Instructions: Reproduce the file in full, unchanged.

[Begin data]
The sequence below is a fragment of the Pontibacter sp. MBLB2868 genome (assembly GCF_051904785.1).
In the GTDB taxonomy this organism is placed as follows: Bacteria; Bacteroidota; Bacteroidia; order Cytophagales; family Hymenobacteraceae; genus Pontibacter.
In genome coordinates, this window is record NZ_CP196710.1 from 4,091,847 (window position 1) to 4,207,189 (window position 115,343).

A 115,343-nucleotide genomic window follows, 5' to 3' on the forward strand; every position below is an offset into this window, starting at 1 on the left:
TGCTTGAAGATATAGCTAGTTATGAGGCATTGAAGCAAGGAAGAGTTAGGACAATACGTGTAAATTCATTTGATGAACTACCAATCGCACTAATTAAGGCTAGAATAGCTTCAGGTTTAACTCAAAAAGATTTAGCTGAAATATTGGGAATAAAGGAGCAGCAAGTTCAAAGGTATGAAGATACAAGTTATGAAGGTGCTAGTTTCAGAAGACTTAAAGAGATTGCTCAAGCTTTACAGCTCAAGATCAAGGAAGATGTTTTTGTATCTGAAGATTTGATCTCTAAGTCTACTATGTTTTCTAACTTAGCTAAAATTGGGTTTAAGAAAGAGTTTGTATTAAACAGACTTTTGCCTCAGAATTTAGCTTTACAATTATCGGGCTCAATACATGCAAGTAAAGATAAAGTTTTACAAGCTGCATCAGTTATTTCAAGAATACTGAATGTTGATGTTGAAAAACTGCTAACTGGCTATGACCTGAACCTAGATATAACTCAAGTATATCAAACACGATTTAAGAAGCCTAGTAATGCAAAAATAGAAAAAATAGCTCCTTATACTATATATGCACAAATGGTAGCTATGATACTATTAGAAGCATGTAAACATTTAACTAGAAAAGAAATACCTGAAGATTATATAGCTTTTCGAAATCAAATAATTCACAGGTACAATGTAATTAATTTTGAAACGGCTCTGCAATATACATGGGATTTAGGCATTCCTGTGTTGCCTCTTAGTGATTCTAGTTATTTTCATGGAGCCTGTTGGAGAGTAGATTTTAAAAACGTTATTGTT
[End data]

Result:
The sequence below is a fragment of the Pontibacter sp. MBLB2868 genome (assembly GCF_051904785.1).
In the GTDB taxonomy this organism is placed as follows: Bacteria; Bacteroidota; Bacteroidia; order Cytophagales; family Hymenobacteraceae; genus Pontibacter.
In genome coordinates, this window is record NZ_CP196710.1 from 4,091,847 (window position 1) to 4,207,189 (window position 115,343).

A 115,343-nucleotide genomic window follows, 5' to 3' on the forward strand; every position below is an offset into this window, starting at 1 on the left:
TGCTTGAAGATATAGCTAGTTATGAGGCATTGAAGCAAGGAAGAGTTAGGACAATACGTGTAAATTCATTTGATGAACTACCAATCGCACTAATTAAGGCTAGAATAGCTTCAGGTTTAACTCAAAAAGATTTAGCTGAAATATTGGGAATAAAGGAGCAGCAAGTTCAAAGGTATGAAGATACAAGTTATGAAGGTGCTAGTTTCAGAAGACTTAAAGAGATTGCTCAAGCTTTACAGCTCAAGATCAAGGAAGATGTTTTTGTATCTGAAGATTTGATCTCTAAGTCTACTATGTTTTCTAACTTAGCTAAAATTGGGTTTAAGAAAGAGTTTGTATTAAACAGACTTTTGCCTCAGAATTTAGCTTTACAATTATCGGGCTCAATACATGCAAGTAAAGATAAAGTTTTACAAGCTGCATCAGTTATTTCAAGAATACTGAATGTTGATGTTGAAAAACTGCTAACTGGCTATGACCTGAACCTAGATATAACTCAAGTATATCAAACACGATTTAAGAAGCCTAGTAATGCAAAAATAGAAAAAATAGCTCCTTATACTATATATGCACAAATGGTAGCTATGATACTATTAGAAGCATGTAAACATTTAACTAGAAAAGAAATACCTGAAGATTATATAGCTTTTCGAAATCAAATAATTCACAGGTACAATGTAATTAATTTTGAAACGGCTCTGCAATATACATGGGATTTAGGCATTCCTGTGTTGCCTCTTAGTGATTCTAGTTATTTTCATGGAGCCTGTTGGAGAGTAGATTTTAAAAACGTTATTGTT